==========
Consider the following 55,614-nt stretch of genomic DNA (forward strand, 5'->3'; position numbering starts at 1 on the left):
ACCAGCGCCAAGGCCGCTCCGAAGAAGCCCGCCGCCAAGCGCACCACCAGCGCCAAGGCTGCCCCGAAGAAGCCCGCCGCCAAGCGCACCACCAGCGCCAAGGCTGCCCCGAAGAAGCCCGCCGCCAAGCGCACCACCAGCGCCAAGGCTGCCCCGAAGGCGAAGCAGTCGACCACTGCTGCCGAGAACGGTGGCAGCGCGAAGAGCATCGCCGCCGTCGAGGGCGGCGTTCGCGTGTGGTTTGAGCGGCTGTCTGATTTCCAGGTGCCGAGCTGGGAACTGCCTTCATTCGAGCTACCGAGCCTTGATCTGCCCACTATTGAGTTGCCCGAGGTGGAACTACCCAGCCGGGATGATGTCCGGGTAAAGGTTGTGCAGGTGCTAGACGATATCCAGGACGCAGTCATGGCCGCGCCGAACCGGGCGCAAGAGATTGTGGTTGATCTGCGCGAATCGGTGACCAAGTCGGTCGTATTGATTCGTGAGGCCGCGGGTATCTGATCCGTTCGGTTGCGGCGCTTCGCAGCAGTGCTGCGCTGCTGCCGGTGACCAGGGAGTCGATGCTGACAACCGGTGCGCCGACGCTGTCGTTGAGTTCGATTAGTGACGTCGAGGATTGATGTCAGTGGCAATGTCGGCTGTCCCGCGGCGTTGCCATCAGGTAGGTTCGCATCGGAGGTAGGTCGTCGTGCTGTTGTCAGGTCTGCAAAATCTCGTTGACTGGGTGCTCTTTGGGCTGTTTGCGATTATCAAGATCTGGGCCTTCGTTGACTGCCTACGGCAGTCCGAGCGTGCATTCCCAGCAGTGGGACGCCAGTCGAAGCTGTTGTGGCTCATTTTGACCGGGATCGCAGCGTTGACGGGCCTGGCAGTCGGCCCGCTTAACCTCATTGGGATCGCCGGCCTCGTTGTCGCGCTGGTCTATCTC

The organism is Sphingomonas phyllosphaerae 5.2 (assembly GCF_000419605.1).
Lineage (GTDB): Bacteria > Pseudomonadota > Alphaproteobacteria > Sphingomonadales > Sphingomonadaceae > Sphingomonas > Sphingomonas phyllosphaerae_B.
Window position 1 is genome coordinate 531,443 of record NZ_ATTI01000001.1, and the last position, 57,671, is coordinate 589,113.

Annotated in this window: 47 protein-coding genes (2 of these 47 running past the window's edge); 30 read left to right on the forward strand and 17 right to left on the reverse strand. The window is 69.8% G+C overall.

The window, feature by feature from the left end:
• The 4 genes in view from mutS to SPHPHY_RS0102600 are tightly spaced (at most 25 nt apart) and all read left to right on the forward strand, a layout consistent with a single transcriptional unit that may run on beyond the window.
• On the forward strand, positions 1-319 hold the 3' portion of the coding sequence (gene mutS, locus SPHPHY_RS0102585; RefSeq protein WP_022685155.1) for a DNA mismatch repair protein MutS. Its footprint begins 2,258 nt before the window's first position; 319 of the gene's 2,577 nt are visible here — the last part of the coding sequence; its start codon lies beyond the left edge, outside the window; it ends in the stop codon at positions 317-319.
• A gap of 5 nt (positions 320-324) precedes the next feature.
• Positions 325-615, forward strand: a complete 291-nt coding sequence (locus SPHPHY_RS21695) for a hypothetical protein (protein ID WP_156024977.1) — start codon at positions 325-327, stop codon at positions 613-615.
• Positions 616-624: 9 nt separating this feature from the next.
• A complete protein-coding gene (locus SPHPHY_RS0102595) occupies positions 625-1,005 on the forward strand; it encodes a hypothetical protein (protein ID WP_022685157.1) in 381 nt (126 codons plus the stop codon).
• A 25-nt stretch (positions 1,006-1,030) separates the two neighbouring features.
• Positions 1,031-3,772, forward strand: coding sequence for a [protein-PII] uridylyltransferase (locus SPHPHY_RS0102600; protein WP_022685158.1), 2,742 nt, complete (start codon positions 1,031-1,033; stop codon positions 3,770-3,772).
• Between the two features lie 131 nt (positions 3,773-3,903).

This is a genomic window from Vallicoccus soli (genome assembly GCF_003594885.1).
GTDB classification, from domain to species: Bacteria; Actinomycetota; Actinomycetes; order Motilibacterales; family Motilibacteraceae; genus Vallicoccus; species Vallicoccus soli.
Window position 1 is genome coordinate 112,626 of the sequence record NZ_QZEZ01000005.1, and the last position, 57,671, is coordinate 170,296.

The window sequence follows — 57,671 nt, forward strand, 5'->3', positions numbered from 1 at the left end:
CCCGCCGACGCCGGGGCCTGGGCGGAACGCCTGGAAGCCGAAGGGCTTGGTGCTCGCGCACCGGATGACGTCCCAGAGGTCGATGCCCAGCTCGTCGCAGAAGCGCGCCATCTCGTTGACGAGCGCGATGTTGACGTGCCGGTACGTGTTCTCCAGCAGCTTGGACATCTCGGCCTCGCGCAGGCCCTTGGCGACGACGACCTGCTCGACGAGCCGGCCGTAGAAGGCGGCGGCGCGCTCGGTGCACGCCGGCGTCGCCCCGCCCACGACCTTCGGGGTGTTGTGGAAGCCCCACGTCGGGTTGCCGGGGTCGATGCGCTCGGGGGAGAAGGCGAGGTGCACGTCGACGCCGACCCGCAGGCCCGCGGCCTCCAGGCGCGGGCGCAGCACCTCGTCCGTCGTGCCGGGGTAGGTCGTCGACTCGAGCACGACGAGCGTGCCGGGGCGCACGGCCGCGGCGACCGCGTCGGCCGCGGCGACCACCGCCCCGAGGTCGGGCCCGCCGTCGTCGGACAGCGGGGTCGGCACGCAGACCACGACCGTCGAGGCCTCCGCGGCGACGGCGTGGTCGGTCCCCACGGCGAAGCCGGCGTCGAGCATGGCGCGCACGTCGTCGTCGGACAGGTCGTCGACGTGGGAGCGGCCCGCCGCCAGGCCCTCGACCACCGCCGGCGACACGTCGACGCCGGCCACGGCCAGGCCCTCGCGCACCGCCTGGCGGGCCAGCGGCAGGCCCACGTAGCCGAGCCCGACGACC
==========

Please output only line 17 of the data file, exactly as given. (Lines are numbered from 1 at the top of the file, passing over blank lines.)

This is a genomic window from Vallicoccus soli (genome assembly GCF_003594885.1).